Today there is enough good information in books and online about safety and handling of raw milk, there is no excuse for bad practices no matter who you are.  
 
I do agree with you on the rest of your post. It is just too bad that they punished the farming sector by outlawing these sales.

new here

4/9/2012 10:53:26 AM
Member since:
Oct 2010
Total posts:169
We have a dairy and I know it is ILLEGAL

to sell our raw milk. In the 90s we had many neighbors buying from us. Our industry is striclty monitored and I doubt there are any unsanitary barns...we get checked yearly as well our milk is tested every pickup for quality issues and you find out fast if there is something wrong! We have so much more paper work and guidelines in past 5 yrs that many have quit instead of being forced into HASCIP.  
On side note when my kids were young the public health nurse had a "bird" when I told her I was planning on feeding them unpasturized milk when they turned 1....and on the first child she had me all worried (you know how first time parents are) so I boiled it to standards etc. Well my son did nothing but throw up from that milk so I gave him straight out of the tank and he kept it down ever since. I can tell you after that I no longer took my PHN words to heart about anything. We were all raised on cows milk and turned out AOK so no amt of research can prove it is harmful to us! All the hormones etc they inject into animals in the states is far more dangerous and they let that pass no problem. So I am not sure why they made the sale of raw milk illegal. They said if someone drank it and got sick we would be sued, but I think personally it was more that they didnt want us selling they wanted to get it all (on side note did you know if we ship over we get penalized? So it is better for us to throw out in that situation than ship....this we could sell or give to someone in need...such a waste but that is our govt's wisdom at it's best!!) Anyways, I do not know of any dairy farmer willing to risk the penalty of selling raw milk for this reason!!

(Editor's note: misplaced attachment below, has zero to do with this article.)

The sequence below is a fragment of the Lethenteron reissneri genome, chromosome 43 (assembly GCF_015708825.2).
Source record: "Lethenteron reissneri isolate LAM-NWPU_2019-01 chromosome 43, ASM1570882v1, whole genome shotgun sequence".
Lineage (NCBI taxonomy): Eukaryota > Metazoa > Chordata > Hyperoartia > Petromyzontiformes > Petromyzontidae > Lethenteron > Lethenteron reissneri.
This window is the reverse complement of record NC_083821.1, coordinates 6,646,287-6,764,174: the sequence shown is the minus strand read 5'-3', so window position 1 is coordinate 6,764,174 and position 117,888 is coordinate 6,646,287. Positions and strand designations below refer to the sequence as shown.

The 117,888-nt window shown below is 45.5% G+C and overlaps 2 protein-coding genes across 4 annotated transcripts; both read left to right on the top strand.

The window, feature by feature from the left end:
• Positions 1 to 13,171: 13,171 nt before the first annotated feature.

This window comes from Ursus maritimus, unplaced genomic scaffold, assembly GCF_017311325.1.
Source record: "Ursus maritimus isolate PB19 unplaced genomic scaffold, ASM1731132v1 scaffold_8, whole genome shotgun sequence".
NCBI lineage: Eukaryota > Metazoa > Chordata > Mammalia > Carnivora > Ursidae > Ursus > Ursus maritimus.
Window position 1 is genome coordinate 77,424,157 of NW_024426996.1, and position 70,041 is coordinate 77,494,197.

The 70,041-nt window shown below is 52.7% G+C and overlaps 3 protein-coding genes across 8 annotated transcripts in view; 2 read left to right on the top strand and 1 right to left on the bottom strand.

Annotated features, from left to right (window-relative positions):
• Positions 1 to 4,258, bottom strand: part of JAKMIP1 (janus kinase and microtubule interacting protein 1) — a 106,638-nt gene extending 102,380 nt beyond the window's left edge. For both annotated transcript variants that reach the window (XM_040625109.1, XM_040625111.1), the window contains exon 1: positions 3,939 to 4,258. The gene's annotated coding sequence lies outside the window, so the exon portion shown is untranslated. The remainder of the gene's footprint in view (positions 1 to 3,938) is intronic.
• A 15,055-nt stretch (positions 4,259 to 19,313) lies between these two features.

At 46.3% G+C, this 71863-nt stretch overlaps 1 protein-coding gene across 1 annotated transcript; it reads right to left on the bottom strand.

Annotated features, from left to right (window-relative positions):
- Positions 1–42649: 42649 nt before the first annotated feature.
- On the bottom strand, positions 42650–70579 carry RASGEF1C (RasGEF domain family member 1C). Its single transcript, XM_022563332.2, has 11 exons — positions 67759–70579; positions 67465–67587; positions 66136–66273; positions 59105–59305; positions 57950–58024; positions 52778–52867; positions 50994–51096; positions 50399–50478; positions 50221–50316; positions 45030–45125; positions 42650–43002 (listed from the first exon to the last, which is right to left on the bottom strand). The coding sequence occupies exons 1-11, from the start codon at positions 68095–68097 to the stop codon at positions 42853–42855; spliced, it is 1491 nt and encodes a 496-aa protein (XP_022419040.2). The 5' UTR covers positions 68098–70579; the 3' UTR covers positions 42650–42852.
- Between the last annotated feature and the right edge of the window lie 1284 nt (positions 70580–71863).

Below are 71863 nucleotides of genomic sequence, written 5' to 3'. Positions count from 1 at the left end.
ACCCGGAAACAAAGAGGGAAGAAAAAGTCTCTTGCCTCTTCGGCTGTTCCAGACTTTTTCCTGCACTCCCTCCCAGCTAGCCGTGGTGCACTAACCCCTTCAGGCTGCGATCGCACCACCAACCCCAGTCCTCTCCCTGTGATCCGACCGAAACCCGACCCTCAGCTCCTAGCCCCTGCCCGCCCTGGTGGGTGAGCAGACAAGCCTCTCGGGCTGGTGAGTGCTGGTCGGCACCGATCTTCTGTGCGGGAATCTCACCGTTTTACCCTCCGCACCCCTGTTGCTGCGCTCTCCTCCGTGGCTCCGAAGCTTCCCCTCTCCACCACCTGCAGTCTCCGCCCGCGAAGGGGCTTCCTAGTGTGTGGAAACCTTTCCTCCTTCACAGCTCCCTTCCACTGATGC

JamaicaMeCrazy

4/9/2012 3:28:36 PM
Member since:
Aug 2010
Total posts:413
That's so sad

when we can't get raw milk. I hear so much about bad bacteria and the possibility of getting sick. Both my parents grew up on farms, as did my husband. They grew up as healthy as a horse and living a long time. Of course they did everything they could to keep the conditions sanitary as well. I have a lot of problems drinking milk and not-so-nice side effects; yet I can drink raw milk with no side effects as I've tried it in the past. People have been drinking raw milk since the beginning of time, and were healthier for it than we are today. Fatty milk you buy in the store is a big issue.  
Sorry I don't know anywhere now to get raw milk. I mostly stay away from it.

don brown

4/9/2012 5:38:49 PM
Member since:
Aug 2010
Total posts:4341
hi Flutterby

I guess I should have worded my comment a little differently than I did. Our family milked cows for cream many years ago and after we quit that there was always a milk cow around, well up to the year 1998, and I don't ever recall anyone getting sick from the raw milk that we drank. I will say that I wasn't always confident that the were never going to be any bugs in it since we would send beef cattle to PFRA pastures, and not having a closed herd at times made me feel a little nervous.  
 
I guess the point that I wanted to come across was that any of the raw milk that we bought from dairies sort of came with a built in safety feature because of how the actual milk industry is run. New here mentioned about all the testing that the people, who produce the milk, have to go through and that was why I mentioned about why I couldn't understand why there would ever be a health issue buying from a dairy.  
 
I would like to say thanks to both Flutterby and new here for your comments, enjoyed reading them both especially the parts about the healthy aspects of raw milk, and new here's opinion of the headaches that government causes many of us. It really irks me at times when government legislates things, when maybe a more practical approach would be leaving it open to litigation, because I somehow doubt that there would ever be many against dairy producers.

Milky Whey

4/9/2012 6:03:40 PM
Member since:
Jul 2010
Total posts:454
also in my fridge

I got the cow. I hand milk, get a bit of dirt in the pail as well, take it to the house, strain it, use it. I grew up on raw milk. When raw milk goes sour, you can still use it, not like the yuck from the store that goes rancid. I do not have to buy anything dairy, I make the cheese, butter, have the fresh cream, make the kefir (love that stuff). Have a big bowl of butter on the counter I made this morning and am going to make ghee, I use this in any recipe that calls for oil, so I don't even have to buy cooking oil anymore, this stuff is wonderful, and I use it for stir fry.